A few things could be done better, I tell him what next time I have the privilege of meeting Petzer Brabeck-Lethmathe again. Or we do it over the phone :-)

      Thanks Gerry for pointing this one out to me. And to all other readers, please keep these blog URLs coming, I will enter them all into our database.

      • Urs E. Gattiker
        Urs E. Gattiker says:

        Dear Gerry

        To make this obvious why I like this blog – probably like you do :-) is that Peter Brabeck-Lethmathe leads by example.
        He wants engagement from his readers. But as our data show, without answering readers’ questions or comments, how can you expect them to ever come back and do it again?

        So he takes the time to answer each comment he gets.
        His blog also illustrates nicely, that if you want to do blogging the right way, it takes time. In other words, blogging effectively is not scalable….
        Take the time. If you do not, things come across stilted or vetted (see Microsoft CEO’s tweets ullustrating this problem). If you are no longer authentic, however, readers will loose interest.

        Also if you fail to answer reader comments, the chances are that they will not come back and try again. Instead, Peter Brabeck-Lethmathe shows that he values their engagement, rewarding them with a thoughtful answer.

        Keep on trucking Peter !
        Do not talk about it is Peter Braceck Lethmathe's motto... move from broadcasting to engagement... lead by example.

  3. Urs E. Gattiker
    Urs E. Gattiker says:

    Here is another WEF Davos CEO that blogs, at least regularly on the ONE CEO – Dave Elliott.

    He blogs from time-to-time about issues of interest to the ONE campaign (a not-for-profit group) addressing issues of concerns to Africa. As the Twitter account states:

    “ONE is a campaigning and advocacy organization of more than 6 million people taking action to end extreme poverty & preventable disease, particularly in Africa.

    Dave Elliott – the benchmark report

    Here is a screenshot.
    Blogging to reach out for the ONE campaign

    • Urs E. Gattiker
      Urs E. Gattiker says:

      Here are the data for Peter Brabeck-Lethmathe‘s Blog – the Chairman of Nestlé

      The Water Challenge

      What the numbers show is that it is moving upward (see top charts – use above link). But there is room for improvement. He needs to look at our weekly performance report for his blog and he gets the tips that he can easily put into practice.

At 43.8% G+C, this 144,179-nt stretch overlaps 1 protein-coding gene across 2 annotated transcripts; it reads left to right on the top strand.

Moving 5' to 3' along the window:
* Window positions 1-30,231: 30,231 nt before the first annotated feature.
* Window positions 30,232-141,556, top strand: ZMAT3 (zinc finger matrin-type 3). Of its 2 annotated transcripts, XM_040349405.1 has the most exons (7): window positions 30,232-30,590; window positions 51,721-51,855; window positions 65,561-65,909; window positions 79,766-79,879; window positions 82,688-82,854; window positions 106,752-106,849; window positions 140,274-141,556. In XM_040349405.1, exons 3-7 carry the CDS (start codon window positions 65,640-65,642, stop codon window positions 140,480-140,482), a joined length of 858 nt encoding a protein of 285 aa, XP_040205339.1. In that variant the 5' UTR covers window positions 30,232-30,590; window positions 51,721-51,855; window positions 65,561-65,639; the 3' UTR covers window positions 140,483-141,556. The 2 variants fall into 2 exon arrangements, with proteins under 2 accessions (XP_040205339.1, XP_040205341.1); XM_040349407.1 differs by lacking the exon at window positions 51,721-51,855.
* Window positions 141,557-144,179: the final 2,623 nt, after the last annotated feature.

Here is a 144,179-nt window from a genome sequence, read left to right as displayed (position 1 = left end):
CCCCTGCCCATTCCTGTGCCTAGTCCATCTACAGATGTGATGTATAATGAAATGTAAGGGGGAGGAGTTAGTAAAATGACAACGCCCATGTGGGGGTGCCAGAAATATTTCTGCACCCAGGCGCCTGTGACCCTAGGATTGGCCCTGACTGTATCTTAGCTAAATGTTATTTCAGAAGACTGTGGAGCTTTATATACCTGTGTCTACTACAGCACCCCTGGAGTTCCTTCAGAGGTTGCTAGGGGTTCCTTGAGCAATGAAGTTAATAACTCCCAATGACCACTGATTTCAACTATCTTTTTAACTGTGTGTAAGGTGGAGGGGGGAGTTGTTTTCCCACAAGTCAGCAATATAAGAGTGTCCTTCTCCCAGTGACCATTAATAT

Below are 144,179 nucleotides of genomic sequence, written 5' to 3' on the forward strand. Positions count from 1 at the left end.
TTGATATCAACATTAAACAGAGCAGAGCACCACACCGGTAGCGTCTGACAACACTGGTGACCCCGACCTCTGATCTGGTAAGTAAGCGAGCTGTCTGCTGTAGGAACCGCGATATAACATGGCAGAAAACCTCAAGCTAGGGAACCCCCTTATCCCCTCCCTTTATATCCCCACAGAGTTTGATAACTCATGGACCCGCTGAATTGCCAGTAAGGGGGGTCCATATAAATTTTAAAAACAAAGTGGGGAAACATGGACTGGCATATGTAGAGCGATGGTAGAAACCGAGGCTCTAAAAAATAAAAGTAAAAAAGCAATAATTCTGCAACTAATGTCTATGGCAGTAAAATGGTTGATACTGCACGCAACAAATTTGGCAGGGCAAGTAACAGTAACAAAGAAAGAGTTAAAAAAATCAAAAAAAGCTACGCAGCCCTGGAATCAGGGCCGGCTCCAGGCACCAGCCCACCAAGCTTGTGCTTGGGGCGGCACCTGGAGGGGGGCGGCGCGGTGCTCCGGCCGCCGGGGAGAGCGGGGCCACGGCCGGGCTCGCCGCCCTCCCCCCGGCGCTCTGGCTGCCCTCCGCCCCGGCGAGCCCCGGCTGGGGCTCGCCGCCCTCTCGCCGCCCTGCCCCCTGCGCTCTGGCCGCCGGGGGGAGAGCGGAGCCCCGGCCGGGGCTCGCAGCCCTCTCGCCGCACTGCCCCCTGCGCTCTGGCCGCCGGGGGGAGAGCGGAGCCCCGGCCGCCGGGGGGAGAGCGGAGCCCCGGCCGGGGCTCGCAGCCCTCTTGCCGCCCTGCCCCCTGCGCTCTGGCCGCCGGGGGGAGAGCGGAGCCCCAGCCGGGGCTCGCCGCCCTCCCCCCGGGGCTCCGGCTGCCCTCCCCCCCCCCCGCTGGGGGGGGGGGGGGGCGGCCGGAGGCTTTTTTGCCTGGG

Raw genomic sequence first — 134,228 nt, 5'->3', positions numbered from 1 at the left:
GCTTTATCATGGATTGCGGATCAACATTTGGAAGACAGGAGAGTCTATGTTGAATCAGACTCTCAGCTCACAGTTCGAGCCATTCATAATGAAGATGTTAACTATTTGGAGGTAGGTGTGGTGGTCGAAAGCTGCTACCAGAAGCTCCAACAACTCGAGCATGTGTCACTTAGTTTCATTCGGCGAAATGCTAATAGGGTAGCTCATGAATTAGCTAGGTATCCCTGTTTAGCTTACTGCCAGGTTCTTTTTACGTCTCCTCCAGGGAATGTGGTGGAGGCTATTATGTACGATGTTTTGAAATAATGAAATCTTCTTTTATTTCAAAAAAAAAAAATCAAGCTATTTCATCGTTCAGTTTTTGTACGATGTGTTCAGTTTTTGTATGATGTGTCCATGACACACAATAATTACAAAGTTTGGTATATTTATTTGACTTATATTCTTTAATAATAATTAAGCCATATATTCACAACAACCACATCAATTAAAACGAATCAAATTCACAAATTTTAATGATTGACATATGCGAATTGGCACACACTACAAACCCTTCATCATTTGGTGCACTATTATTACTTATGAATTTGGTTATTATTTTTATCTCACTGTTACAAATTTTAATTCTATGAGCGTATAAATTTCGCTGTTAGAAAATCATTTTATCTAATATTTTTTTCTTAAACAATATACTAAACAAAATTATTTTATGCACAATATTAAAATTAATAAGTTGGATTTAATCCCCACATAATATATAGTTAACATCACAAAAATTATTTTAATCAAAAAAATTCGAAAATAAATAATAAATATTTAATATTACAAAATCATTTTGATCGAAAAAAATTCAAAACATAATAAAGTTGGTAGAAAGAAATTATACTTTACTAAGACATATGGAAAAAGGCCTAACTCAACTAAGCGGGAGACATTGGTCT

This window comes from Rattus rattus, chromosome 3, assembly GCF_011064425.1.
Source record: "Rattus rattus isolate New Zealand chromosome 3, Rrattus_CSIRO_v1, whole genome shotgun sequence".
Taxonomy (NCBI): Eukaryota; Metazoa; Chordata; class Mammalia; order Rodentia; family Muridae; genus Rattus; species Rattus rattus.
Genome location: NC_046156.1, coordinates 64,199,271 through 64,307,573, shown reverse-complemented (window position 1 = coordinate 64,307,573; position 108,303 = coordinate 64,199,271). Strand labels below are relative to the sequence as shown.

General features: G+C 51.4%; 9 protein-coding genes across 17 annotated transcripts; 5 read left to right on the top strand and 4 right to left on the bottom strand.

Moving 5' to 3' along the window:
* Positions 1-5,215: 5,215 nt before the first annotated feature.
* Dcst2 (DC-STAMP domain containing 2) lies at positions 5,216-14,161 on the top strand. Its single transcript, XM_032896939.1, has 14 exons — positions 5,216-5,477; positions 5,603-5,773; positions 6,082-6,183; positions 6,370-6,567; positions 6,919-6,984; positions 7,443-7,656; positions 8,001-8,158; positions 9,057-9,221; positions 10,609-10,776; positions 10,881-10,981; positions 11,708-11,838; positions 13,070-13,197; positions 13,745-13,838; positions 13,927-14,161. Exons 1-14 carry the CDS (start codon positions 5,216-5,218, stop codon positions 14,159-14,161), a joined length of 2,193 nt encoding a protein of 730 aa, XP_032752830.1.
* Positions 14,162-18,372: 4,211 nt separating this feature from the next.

The Water Challenge Blog - how well does it engage its readers? The numbers.

    • Urs E. Gattiker
      Urs E. Gattiker says:


      Thanks so much for this interessting link for Christine Lagarde’s blog entries on the IMF staff blog.
      Of course, we should not have forgotten to include that one. But currently, this is how it happens:

      1. People add their blog themselves. But in the case of CEOs this happens rarely but it does. Two did from WEF Davos itself after we posted something on Twitter.
      2. People like you provide us with the link by e-mailing or via a commentary like you did here.
      3. I come across one of these blogs and enter it.

      Once it is entered we still have to look if the data is collected correctly by our crawlers. Some hard work that sometimes is when things do not get back to us 100% accurate. Then we have to tweak these crawlers… :-)

      Here is the blog link for Christine Lagard’s blog entries – just click

      I will let you know as soon as we have data from this blog. Thanks

  4. Private Vouchers
    Private Vouchers says:

    Dear DrKPI

    I am really glad to read this blog post. Interesting to see how CEOs who attend WEF Davos blog.

    Some do it better, some do it worse. What surprises me is how few of them get reader comments.
    Do you care to guess what might be the reasons for this?

    Thanks for providing such statistics.

    • Urs E. Gattiker
      Urs E. Gattiker says:

      Dear Laurie

      Thanks for stopping by and writing a comment. I am not sure how I should answer you here. But here are my five cents:

      1. Overnewsed and underinformed: People browse things but do not take the time to read an entry fully…. so commenting is dropping.

      2. Fewer comments with corporate blogs: Commenting on these type of blogs was low and is becoming lower. Why? Possibly that people have discovered that engaging with one’s better or having a dialog with the CEO is less fun that it once was.
      PS. If there is a comment so rarely, CEOs fail to reply. The Néstlé example above is a laudable exception.

      3. An authentic story is a must: People want interesting material in a personal voice. Sometimes CEO and corporate blogs are not personable at all. Instead corporate speak is the norm and everything is vetted by corporate communication and the compliance office. These texts are often about the company and product but fail to address problems clients care about from the CEOs perspective.

      Laurie, I hope this is a partial answer at least to your question. Thanks for reading.